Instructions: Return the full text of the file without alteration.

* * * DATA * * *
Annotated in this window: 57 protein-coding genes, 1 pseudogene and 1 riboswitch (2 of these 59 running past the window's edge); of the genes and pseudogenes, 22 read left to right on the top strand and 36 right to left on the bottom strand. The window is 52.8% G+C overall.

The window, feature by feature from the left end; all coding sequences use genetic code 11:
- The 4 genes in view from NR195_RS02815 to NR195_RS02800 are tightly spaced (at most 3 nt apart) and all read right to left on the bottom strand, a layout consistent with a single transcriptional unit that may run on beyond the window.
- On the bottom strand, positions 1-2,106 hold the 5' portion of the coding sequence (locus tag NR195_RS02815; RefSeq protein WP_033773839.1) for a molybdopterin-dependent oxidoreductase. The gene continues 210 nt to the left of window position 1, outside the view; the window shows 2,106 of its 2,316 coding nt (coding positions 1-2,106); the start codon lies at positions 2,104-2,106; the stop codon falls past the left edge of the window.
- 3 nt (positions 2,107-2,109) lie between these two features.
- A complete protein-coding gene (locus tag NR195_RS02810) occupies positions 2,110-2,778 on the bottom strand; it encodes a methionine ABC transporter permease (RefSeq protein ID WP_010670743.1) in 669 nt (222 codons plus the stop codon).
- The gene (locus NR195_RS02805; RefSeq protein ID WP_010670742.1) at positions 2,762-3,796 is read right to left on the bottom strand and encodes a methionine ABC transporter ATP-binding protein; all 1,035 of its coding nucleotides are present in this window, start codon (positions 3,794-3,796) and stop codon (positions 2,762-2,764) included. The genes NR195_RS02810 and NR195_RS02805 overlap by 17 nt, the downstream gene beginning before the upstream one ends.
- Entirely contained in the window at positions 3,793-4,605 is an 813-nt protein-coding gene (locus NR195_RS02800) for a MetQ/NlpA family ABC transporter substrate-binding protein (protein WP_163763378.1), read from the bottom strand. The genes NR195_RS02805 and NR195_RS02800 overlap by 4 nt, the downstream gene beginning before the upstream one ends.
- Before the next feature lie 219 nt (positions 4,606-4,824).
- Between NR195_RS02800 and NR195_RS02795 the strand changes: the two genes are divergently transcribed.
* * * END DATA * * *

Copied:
Annotated in this window: 57 protein-coding genes, 1 pseudogene and 1 riboswitch (2 of these 59 running past the window's edge); of the genes and pseudogenes, 22 read left to right on the top strand and 36 right to left on the bottom strand. The window is 52.8% G+C overall.

The window, feature by feature from the left end; all coding sequences use genetic code 11:
- The 4 genes in view from NR195_RS02815 to NR195_RS02800 are tightly spaced (at most 3 nt apart) and all read right to left on the bottom strand, a layout consistent with a single transcriptional unit that may run on beyond the window.
- On the bottom strand, positions 1-2,106 hold the 5' portion of the coding sequence (locus tag NR195_RS02815; RefSeq protein WP_033773839.1) for a molybdopterin-dependent oxidoreductase. The gene continues 210 nt to the left of window position 1, outside the view; the window shows 2,106 of its 2,316 coding nt (coding positions 1-2,106); the start codon lies at positions 2,104-2,106; the stop codon falls past the left edge of the window.
- 3 nt (positions 2,107-2,109) lie between these two features.
- A complete protein-coding gene (locus tag NR195_RS02810) occupies positions 2,110-2,778 on the bottom strand; it encodes a methionine ABC transporter permease (RefSeq protein ID WP_010670743.1) in 669 nt (222 codons plus the stop codon).
- The gene (locus NR195_RS02805; RefSeq protein ID WP_010670742.1) at positions 2,762-3,796 is read right to left on the bottom strand and encodes a methionine ABC transporter ATP-binding protein; all 1,035 of its coding nucleotides are present in this window, start codon (positions 3,794-3,796) and stop codon (positions 2,762-2,764) included. The genes NR195_RS02810 and NR195_RS02805 overlap by 17 nt, the downstream gene beginning before the upstream one ends.
- Entirely contained in the window at positions 3,793-4,605 is an 813-nt protein-coding gene (locus NR195_RS02800) for a MetQ/NlpA family ABC transporter substrate-binding protein (protein WP_163763378.1), read from the bottom strand. The genes NR195_RS02805 and NR195_RS02800 overlap by 4 nt, the downstream gene beginning before the upstream one ends.
- Before the next feature lie 219 nt (positions 4,606-4,824).
- Between NR195_RS02800 and NR195_RS02795 the strand changes: the two genes are divergently transcribed.